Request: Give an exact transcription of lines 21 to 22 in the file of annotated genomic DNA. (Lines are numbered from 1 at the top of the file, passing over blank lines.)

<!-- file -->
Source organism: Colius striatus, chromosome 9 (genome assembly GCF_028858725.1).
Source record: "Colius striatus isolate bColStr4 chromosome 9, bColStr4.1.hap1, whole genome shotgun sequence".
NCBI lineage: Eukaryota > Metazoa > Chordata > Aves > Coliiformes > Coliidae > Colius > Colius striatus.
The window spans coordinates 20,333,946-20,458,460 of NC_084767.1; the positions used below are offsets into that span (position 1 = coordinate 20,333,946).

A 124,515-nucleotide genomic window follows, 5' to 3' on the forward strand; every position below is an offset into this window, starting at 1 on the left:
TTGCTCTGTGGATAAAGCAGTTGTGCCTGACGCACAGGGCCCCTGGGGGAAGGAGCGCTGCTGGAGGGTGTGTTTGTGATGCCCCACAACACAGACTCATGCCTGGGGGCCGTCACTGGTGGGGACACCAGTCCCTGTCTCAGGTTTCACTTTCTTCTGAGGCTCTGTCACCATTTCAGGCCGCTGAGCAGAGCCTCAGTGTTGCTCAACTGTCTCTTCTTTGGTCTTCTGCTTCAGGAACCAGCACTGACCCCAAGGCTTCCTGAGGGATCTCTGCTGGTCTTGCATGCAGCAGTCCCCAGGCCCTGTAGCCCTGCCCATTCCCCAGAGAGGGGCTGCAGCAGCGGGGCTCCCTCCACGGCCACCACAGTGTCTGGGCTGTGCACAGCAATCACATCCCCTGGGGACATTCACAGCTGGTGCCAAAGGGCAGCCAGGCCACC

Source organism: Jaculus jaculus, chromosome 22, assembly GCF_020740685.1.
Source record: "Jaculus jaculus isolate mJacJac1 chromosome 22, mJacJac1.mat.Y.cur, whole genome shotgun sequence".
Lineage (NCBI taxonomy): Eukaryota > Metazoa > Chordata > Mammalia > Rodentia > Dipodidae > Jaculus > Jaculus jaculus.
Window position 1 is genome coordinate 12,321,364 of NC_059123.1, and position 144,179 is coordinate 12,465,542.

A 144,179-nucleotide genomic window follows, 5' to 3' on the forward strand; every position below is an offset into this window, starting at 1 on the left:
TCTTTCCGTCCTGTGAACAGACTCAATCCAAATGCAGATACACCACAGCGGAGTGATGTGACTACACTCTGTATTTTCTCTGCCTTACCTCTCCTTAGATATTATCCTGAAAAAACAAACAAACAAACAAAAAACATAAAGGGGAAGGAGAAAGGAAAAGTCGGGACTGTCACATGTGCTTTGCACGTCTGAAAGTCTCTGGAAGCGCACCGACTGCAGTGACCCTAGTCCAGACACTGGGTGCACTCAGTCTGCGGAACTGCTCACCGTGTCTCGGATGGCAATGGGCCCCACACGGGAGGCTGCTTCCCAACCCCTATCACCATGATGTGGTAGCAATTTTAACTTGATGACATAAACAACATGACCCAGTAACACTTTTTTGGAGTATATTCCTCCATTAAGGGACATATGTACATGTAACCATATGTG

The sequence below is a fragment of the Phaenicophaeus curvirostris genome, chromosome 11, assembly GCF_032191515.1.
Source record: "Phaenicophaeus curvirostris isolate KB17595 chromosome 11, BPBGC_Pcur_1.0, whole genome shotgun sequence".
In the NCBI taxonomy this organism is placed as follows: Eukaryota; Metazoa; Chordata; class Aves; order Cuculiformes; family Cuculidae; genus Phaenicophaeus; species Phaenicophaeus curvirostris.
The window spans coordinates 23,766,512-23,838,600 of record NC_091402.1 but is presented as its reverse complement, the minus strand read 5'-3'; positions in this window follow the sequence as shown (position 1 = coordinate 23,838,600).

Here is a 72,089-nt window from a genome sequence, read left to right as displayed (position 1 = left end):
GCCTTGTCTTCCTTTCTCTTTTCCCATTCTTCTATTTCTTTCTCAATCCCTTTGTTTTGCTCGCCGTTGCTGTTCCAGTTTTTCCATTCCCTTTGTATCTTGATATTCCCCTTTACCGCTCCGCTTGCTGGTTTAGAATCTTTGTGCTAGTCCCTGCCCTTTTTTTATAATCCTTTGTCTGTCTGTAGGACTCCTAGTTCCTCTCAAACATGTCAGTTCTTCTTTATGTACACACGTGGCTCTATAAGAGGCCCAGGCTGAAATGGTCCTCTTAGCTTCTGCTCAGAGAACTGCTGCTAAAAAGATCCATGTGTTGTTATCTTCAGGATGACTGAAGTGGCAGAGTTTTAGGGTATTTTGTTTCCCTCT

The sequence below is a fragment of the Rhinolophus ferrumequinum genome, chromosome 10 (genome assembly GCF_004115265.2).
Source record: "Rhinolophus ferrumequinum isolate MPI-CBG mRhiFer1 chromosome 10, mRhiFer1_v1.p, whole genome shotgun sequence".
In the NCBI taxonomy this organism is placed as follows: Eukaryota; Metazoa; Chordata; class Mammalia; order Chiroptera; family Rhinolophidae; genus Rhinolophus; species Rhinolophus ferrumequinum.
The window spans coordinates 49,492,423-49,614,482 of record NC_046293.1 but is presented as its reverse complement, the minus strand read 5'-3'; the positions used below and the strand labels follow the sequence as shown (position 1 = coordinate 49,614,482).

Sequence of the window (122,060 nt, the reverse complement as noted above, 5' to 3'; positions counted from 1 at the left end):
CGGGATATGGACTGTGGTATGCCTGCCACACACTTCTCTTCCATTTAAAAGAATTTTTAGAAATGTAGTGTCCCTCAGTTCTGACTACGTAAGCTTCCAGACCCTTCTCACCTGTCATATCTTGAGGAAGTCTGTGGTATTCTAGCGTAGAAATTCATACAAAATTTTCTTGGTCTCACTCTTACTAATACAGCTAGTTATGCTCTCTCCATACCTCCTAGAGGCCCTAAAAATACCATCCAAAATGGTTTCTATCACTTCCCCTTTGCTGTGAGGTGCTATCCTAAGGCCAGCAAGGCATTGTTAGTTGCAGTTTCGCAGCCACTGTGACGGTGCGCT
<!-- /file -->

In the NCBI taxonomy this organism is placed as follows: Eukaryota; Metazoa; Chordata; class Mammalia; order Chiroptera; family Rhinolophidae; genus Rhinolophus; species Rhinolophus ferrumequinum.
The window spans coordinates 49,492,423-49,614,482 of record NC_046293.1 but is presented as its reverse complement, the minus strand read 5'-3'; the positions used below and the strand labels follow the sequence as shown (position 1 = coordinate 49,614,482).